[Event "42nd Baku Olympiad"] [Site "?"] [Date "2016.09.09"] [Round "7"] [White "Utegaliyev Azamat"] [Black "Goh Wei Ming, Kevin"] [Result "1/2-1/2"] [ECO "C03"] [WhiteElo "2513"] [BlackElo "2444"] [Annotator "Wei Ming"] [PlyCount "278"] 1. e4 e6 2. d4 d5 3. Nd2 Be7 4. Bd3 c5 5. dxc5 ({In yesterday's Inter-Professional games, IM Terry Toh continued with} 5. Ngf3 Nf6 6. exd5 { which is a quiet alternative to the main lines. Here, I went} exd5 $6 {hoping to enter a similar position to this game but White's specific move order prevented this possibility.} (6... Qxd5 $1 {is the mainline}) 7. dxc5 $1 a5 8. O-O O-O 9. a4 $1 Na6 10. Nb3 Bg4 $6 (10... Nxc5 {is probably fine for Black although its a little dull.}) 11. Be3 {and here, I blundered terribly with} Nd7 $4 12. Bxa6 Rxa6 13. Qxd5 {and White was clearly better in Terry Toh - Goh Wei Ming, Kevin, Inter-Pro Games 2016 although I somehow managed to win eventually. }) 5... Nf6 6. Qe2 O-O 7. Ngf3 a5 8. O-O Na6 9. exd5 {This allows a comfortable IQP for Black.} (9. e5 Nd7 10. c3 Naxc5 11. Bc2 b6 {was analysed in Sax - Goh, 2011 elsewhere on this blog.}) 9... exd5 10. Nb3 ({After the natural} 10. Re1 {, I had remembered John Watson's comment in Play the French 4 that} Re8 $1 {is the move, insisting on taking c5 with the knight and ensuring an active game.}) 10... a4 $1 {In my opinion, words are not able to describe just how important this move is to justify the viability of Black's set-up but I would try.} ({I had reached this position in a previous game with Sergei Tiviakov and was slowly but surely grounded after} 10... Nxc5 $2 11. Be3 Nce4 12. Nbd4 Bc5 13. h3 Re8 14. c3 Qb6 (14... a4 $1 {was probably Black's best chance.}) 15. Rfe1 h6 16. Bb5 Re7 17. a4 $1 $14 {and White had gotten everything he could possibly want from the opening. After the game, I asked the Dutch super GM where I went wrong and he simply replied that in this particular pawn structure, it is very important not to allow White to achieve the set-up with Bb5-a4. In this particular position, it is clear that: 1) Black has no satisfactory way of developing his light square bishop and a move like ...Bd7 is only helping White who generally wants to exchange pieces in an IQP position; 2) Black's typical counterplay on the queenside is absolutely stymied. The b2 pawn is always safe and there is no a5-a4-a3, breaking up the queenside pawn structure. For what it's worth, I will show the rest of the game with light comments.} Qc7 (17... Nd6 18. Qd3 $1 Nxb5 19. Qxb5 Qxb5 20. axb5 $14) (17... Bd7 $6 18. Bxd7 Nxd7 19. Nf5 $1 $14 {illustrates the dangers of leaving the light squares unattended. The traditionally bad French bishop does cover important squares as well.}) 18. Nd2 Bd7 {I didn't see any other way to connect my rooks.} 19. Bxd7 Qxd7 20. N2b3 b6 21. Qb5 Qc7 22. Nf5 Re5 23. Nxc5 Nxc5 24. Nd4 $1 {At this stage, I was already feeling that I was on the way to becoming a victim of yet another of Tivi's positional masterclass.} Rae8 25. b4 $5 Ncd7 26. Qc6 Qxc6 27. Nxc6 R5e6 28. Nd4 Re4 29. bxa5 bxa5 30. Nb3 Nb6 31. Nd2 $1 R4e6 32. Reb1 $1 {Beautiful piece co-ordination. Black could only watch and wait for the execution that is to come.} Nfd7 33. Rb5 Rc8 34. Bd4 $1 $16 Re2 35. Nb3 Re6 36. Rxa5 Ra8 37. Rxa8+ Nxa8 38. Nc5 Nxc5 39. Bxc5 Ra6 40. Kf1 Nc7 41. a5 Nb5 42. Bb4 d4 43. c4 Na7 44. Bc5 Nc6 45. Bb6 Kf8 46. Ke2 Ke7 47. Kd3 Nb4+ 48. Ke4 Ke6 49. Ra4 Nc6 50. Bxd4 f5+ 51. Kd3 g5 52. Bb6 Kd6 53. Kc3 Ne5 54. Ra2 Nd7 55. Kb4 Kc6 56. Re2 {1-0 (56) Tiviakov,S (2644)-Goh,W (2441) Petaling Jaya 2013}) 11. Nbd4 Nxc5 {Now a move like Bb5 no longer makes any sense as it will be loose on that square. Black has fully equalised at this stage and has active counterplay.} 12. h3 (12. Nf5 $2 {looks attractive but I had seen that after} Bxf5 13. Bxf5 a3 $1 14. b3 Nfe4 {followed by ...Re8 and ...Bf6, Black gets very nice counterplay.}) (12. Be3 Nfe4 13. a3 Bf6 14. Rad1 {and here, both} Nd6 ({or} 14... Bd7 {look fine for Black.})) 12... Nfe4 13. Be3 Bf6 14. a3 Re8 15. Bb5 Bd7 16. Rad1 ({The exchange of light square bishops is fine now as after} 16. Bxd7 Qxd7 {, Black has ideas such as ... Ne4-d6-c4, where it cannot be chased away without compromising the White pawn structure.}) 16... Nd6 $1 {An all-purpose and rather thematic move. Black covers all the critical light squares such as b5, c4 and f5, opens up the e-file and allows possibilities such as Nce4.} 17. c3 {I am not certain whether White has seen my next few moves at this point but I would be very surprised if he had allowed me to weaken his pawn structure voluntarily. Having said that, I couldn't see anything better than this natural move.} Bxb5 18. Nxb5 Nf5 $1 $15 {White has no way to avoid ...Nxe3 fe3 which weakens his structure in the kingside substantially. Black's dark square bishop could prove to be an important piece and Black's knight was about to hop to the useful e4 square, eyeing the g3 square.} 19. Nfd4 Nxe3 20. fxe3 Bg5 $6 { A human but inaccurate move.} (20... Ne4 21. Rf3 Be5 $1 $17 {was more to the point}) 21. Nf5 $2 (21. Nc2 $1 {is a surprising defensive resource. White continues with Rf3 and Nbd4 and suddenly White's position is ultra solid.}) 21... Re5 $2 (21... Ne4 $1 {prevents the note to White's next move, and threatens ...g6 followed by ...Ng3.}) 22. Qg4 $2 {This is an exceptionally tempting move as it keeps ideas such as h4 or Nxg7 but in fact Black seizes the advantage by force.} (22. Nbd6 $1 {with the idea} g6 23. Nh6+ $3 Bxh6 24. Nxf7 Bxe3+ 25. Kh1 Qe7 26. Nxe5 Qxe5 27. Rde1 Re8 28. Qf3 $1 {is ridiculously complicated. Black may have won 2 pieces for the rook but I don't see a convenient way for Black to untangle himself.}) 22... Ne4 $1 {I took a long time to find this important move but it was worth it as Black had now seized a clear edge. My immediate threat was ...g6 followed by h5 when White's position simply collapses.} 23. Nbd4 g6 24. h4 gxf5 $1 {It looks ridiculous to open up the g-file but I had calculated that Black holds in all lines.} 25. Rxf5 h5 $1 26. Qf3 Rxf5 27. Nxf5 Bxh4 28. Rf1 Bg5 29. Qxh5 {I had navigated safely through the first set of chaos but now in severe time trouble, I played an absolute howler.} Qb6 $4 ({In a moment of madness, I had thought that after} 29... Ra6 $1 30. Rf3 Rg6 31. Rh3 Bf6 32. Qh7+ Kf8 33. Qh8+ Bxh8 34. Rxh8+ { was mate but of course Black could simply play} Rg8 {and it would have been all over.}) 30. Ne7+ $1 {I would have surely seen this had I given more thought to my previous move. Now White has at least a draw.} Bxe7 31. Qxf7+ Kh8 32. Qh5+ Kg8 33. Qxd5+ Kh8 34. Qxe4 Bf6 35. Rf3 Kg7 36. Qg4+ Kf7 $4 (36... Kf8 $1 37. Qg6 Ra6 38. g4 Qd6 $1 39. g5 Qd1+ 40. Kg2 Qe2+ 41. Rf2 Qg4+ {would have forced a draw.}) 37. Qd7+ $4 {The position is incredibly complex and almost impossible to navigate in time trouble.} (37. Qh5+ $1 Ke7 38. Qh7+ Ke6 39. Rxf6+ $1 $18 {would have won immediately.}) 37... Kg6 $4 (37... Kg8 $1 $11) 38. Rg3+ $4 (38. Qg4+ $1 $18) 38... Bg5 39. Qd3+ Kf6 40. Rf3+ Kg7 41. Qd7+ Kh8 { Time control reached and both players get some time to catch their breath. Incredibly, Black had somehow stayed alive despite the vulnerability of the Black king and 42.Rh3+ can now be met with 42...Bh6. I took a while to come to terms with the position and realised that there is no clear way for White to continue the attack.} 42. Kh1 {White took a long time to make this move and my guess was this was more out of desperation than anything. White probably wasn't able to find anything useful.} Bxe3 43. Qd5 Re8 44. Qd7 Ra8 45. Qd5 { White is content with a draw but I had no intention of finishing the game this early.} Re8 46. Qd7 Rd8 $1 {No draw!} 47. Qxa4 Bh6 48. Rh3 Qe6 $1 {Black's pieces are slowly but surely getting coordinated.} 49. Rh5 Qg6 50. Rh3 Kh7 51. Qf4 Qe6 52. Qh4 Rd2 53. b4 Re2 ({GM Bong suggested} 53... b5 $1 {, locking up White's queenside majority before searching for a concrete breakthrough.}) 54. Kh2 Re4 55. Qh5 Qf6 56. Qf3 Qe5+ {Now both sides were back in time trouble and my opponent showed remarkable resilience not to collapse in this tricky position.} 57. Qg3 Qe6 58. Qc7+ Kg6 59. Qg3+ Rg4 60. Qd3+ Kg7 61. Qd1 Qe5+ 62. g3 Re4 {I felt I was almost winning here but annoyingly, White continued to find only moves. I have to say I was very impressed with my opponent's resourcefulness.} 63. Qd7+ Kg6 64. Qd3 $1 Qf5 65. Kg2 $1 Be3 66. Qc2 Bg5 67. Rh1 $1 {I somehow managed to get myself in a mess down the b1-g6 diagonal and Black was now forced to change queens.} Re3 68. Qxf5+ Kxf5 69. Rh7 {The infamous rook bishop vs rook ending!} Rxc3 70. Rxb7 Rxa3 71. Kh3 Bf6 72. Rb8 Rb3 73. b5 Be5 74. Rf8+ Ke4 75. Rg8 Rxb5 76. Kh4 Kf5 77. g4+ $6 {This doesn't throw away the draw but it makes life more difficult.} ({It was better to keep the pawn on g3 when I was not sure how I could even win the pawn successfully. } 77. Kh3) 77... Kf6 78. Rf8+ Kg6 79. Rf5 Bf6+ 80. Kg3 Rb4 81. Kf3 Bg5 82. Kg3 Rb3+ 83. Rf3 Bh4+ 84. Kg2 Rb2+ 85. Kh3 Be7 86. Rd3 Kg5 87. Rd5+ Kf4 88. Rf5+ Ke4 89. Rf1 Rb3+ 90. Kg2 Bd6 91. Re1+ Kf4 92. Rf1+ Kxg4 {This is of course a drawn ending but I didn't play 5.5 hours with the intention of giving away easy draws. There is no need to give any specific details on how to play this endgame as my opponent actually managed to demonstrate the 2 theoretical drawing methods. This will be clearer in the coming moves.} 93. Rf2 Bc5 94. Rf7 Rb2+ 95. Kf1 Be3 96. Ke1 Bf4 97. Rd7 Kf3 98. Kd1 Rh2 99. Rd3+ Be3 100. Rd8 Rg2 101. Rd7 Ke4 102. Ke1 Bd4 {We have reached the first critical position and here, the guiding principle is that the defending side should move his king towards the corner with the square with the opposite color of the bishop. In this case, White should keep his king on e1 and be ready to block with his rook on f1.} 103. Kf1 $4 {A huge huge error and a great opportunity for me to finally finish the game off. Unfortunately, I did not grasp this lifeline....} (103. Rf7 {, or other rook moves would have been drawn.}) 103... Rf2+ $1 104. Ke1 Ke3 105. Rd8 (105. Rxd4 Rh2 {was a little trap but one I did not expect my opponent to fall into.}) 105... Rf3 106. Kd1 Kd3 107. Ke1 Rg3 $4 {Yet another time trouble howler.} ({I had not realised that White was virtually in zugzwang here and he had to keep his rook on the d-file to prevent ...Bc3+ and mate. Hence, the simple} 107... Rf7 108. Rd6 ({or} 108. Rd5 Re7+ 109. Kd1 Rg7 $19) 108... Rg7 $1 {would have forced instant resignation.}) 108. Rf8 $1 Rg1+ 109. Rf1 Rg2 110. Rf8 Rg7 111. Rf5 Ra7 112. Kf1 Rg7 113. Ke1 Ke3 114. Kd1 Rg2 115. Rf8 Kd3 116. Ke1 Rg1+ 117. Rf1 Rg8 118. Rf7 Be3 119. Rd7+ Ke4 120. Ke2 Rg2+ 121. Kd1 Ra2 122. Rd8 $4 ({As mentioned earlier, it is important to keep the king on the e1 square.} 122. Ke1 $1) 122... Bd4 123. Ke1 Ke3 $4 {Throwing away the win a 2nd time.} (123... Kd3 $1 124. Kf1 Rf2+ 125. Ke1 Rf7 { transposes to the win above.}) 124. Kf1 Rf2+ 125. Kg1 Rd2 126. Rf8 Be5 127. Re8 Kf4 128. Kf1 Ra2 129. Rf8+ Ke4 130. Rf2 Ra1+ 131. Kg2 Bd4 132. Re2+ Be3 133. Kg3 Ra8 134. Rg2 Rg8+ 135. Kh3 {The Cochrane, or 7th rank defence is the most straight forward way to defend this ending and here I was finally resigned to the draw.} Bg5 136. Kg3 Bf4+ 137. Kh3 Ra8 138. Kg4 Rg8+ 139. Kh3 Rxg2 1/2-1/2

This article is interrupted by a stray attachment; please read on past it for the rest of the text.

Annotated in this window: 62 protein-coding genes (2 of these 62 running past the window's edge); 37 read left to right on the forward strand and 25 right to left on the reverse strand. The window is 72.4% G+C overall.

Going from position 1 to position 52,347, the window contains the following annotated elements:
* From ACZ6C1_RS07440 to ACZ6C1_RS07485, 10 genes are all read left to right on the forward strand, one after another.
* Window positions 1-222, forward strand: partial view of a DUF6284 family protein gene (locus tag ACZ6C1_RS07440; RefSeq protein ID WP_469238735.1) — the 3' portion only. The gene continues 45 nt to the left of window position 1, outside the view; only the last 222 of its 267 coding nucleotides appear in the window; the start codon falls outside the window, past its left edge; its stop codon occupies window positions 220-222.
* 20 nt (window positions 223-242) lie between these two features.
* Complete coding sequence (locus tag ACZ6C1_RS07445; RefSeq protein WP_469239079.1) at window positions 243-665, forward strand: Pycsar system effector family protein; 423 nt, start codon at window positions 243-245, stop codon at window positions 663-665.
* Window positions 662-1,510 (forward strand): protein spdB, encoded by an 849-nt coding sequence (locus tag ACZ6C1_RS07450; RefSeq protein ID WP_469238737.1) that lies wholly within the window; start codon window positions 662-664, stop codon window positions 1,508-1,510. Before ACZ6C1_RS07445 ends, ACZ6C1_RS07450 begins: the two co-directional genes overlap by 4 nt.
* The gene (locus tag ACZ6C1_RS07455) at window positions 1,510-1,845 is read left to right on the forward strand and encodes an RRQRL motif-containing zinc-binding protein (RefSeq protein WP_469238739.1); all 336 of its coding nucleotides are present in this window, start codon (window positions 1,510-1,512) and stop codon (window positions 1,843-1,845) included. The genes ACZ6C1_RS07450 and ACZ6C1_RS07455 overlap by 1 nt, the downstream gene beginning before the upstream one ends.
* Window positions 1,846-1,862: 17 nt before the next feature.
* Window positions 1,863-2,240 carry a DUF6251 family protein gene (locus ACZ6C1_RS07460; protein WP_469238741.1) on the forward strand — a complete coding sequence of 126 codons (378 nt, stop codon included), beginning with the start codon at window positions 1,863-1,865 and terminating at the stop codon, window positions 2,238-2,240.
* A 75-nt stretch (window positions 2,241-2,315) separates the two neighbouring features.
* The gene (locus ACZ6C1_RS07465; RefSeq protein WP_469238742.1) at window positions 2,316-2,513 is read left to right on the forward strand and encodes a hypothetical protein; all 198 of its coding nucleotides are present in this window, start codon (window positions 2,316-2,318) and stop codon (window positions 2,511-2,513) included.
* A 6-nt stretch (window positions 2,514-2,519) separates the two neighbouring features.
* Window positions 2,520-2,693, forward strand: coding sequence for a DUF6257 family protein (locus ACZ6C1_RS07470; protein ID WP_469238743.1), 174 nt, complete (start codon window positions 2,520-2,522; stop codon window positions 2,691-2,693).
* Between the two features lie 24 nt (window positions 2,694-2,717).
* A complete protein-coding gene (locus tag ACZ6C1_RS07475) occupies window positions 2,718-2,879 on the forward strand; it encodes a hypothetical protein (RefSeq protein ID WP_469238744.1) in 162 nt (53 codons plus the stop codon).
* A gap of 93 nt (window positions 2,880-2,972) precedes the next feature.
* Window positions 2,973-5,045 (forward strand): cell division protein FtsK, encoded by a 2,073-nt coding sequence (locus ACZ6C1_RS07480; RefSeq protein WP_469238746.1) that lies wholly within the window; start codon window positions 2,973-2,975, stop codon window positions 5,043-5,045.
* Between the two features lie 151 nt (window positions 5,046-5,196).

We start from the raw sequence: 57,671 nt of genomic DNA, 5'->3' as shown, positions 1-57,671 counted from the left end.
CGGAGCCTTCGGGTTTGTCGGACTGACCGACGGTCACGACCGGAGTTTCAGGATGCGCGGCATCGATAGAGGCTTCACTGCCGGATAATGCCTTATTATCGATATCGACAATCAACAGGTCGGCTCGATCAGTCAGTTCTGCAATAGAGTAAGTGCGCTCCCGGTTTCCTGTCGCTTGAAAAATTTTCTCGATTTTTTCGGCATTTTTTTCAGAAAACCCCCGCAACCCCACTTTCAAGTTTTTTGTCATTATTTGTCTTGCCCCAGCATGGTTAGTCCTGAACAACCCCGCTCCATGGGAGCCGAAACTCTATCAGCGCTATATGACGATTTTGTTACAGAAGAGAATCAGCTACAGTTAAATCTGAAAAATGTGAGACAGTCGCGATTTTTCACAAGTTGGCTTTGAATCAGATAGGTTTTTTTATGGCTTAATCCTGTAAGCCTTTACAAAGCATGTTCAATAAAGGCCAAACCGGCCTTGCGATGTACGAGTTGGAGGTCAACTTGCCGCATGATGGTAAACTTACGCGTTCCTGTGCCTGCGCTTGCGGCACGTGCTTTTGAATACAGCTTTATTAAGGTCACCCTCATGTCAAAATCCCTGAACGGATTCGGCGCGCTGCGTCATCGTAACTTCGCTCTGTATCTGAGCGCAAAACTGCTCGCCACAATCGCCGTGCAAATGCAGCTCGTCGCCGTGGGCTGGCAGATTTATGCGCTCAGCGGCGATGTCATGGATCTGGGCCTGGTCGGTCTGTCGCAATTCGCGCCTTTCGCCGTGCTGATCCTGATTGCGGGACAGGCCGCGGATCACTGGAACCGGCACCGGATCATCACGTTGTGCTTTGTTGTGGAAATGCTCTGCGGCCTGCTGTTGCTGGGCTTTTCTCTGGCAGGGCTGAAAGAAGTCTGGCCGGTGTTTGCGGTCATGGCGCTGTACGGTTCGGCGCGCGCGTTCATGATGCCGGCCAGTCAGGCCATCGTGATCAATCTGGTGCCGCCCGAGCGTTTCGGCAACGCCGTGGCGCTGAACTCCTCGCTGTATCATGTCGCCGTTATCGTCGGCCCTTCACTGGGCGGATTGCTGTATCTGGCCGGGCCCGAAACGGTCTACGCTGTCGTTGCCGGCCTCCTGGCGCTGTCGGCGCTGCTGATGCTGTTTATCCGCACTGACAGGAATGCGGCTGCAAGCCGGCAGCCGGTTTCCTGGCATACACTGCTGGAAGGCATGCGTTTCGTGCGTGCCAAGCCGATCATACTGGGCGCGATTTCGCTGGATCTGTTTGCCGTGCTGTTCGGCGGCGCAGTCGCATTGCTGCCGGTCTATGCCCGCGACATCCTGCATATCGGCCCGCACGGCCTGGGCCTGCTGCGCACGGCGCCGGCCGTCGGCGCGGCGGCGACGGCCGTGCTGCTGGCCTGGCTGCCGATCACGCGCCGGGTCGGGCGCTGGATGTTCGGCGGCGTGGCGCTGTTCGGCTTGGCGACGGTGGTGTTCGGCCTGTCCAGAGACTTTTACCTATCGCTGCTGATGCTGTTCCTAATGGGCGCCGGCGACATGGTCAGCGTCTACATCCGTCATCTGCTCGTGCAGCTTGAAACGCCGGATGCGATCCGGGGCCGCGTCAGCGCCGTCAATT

After the game, I was completely exhausted but while waiting for the bus to bring me back to the hotel, I suddenly had an epiphany of some sort. Of course, I had seen a particular game (live!) 8 years ago at the Dresden Olympiad and marvelled at the technique that Black demonstrated in that game:

A game that I liked (ChessBase 13)
[Event "Dresden ol (Men) 38th"] [Site "Dresden"] [Date "2008.11.17"] [Round "5"] [White "Leko, Peter"] [Black "Ivanchuk, Vassily"] [Result "0-1"] [ECO "B42"] [WhiteElo "2747"] [BlackElo "2786"] [Annotator "KGWm8"] [SetUp "1"] [FEN "8/8/7R/6k1/6b1/8/r7/6K1 w - - 0 119"] [PlyCount "18"] [EventDate "2008.11.13"] [EventType "team-swiss"] [EventRounds "11"] [EventCountry "GER"] [SourceTitle "CBM 128"] [Source "ChessBase"] [SourceDate "2009.01.28"] [WhiteTeam "Hungary"] [BlackTeam "Ukraine"] [WhiteTeamCountry "HUN"] [BlackTeamCountry "UKR"] 119. Rh2 $1 {The Cochrane or 7th rank defence!} Ra1+ 120. Kf2 Kf4 121. Rh8 Ra2+ 122. Ke1 Re2+ 123. Kf1 Kg3 124. Rd8 $4 ({This position is actually very similar to my game and it was easy for me to find} 124. Rf8 $3 Re3 125. Kg1 $1 {which would have held.}) 124... Re3 125. Rg8 {This is mre or less the same position as my game and Chucky demonstrated the win nicely.} Re7 $1 126. Rg5 Rh7 $1 127. Ke1 Rd7 $1 0-1

Yep, chess is a really cruel, cruel game....


  1. Thanks for the in-depth analysis and notes, Wei Ming. Excellent stuff. - O.G.U.

  2. thanks for the inspiration to study the Rook and Bishop vs Rook endgame mainly! :)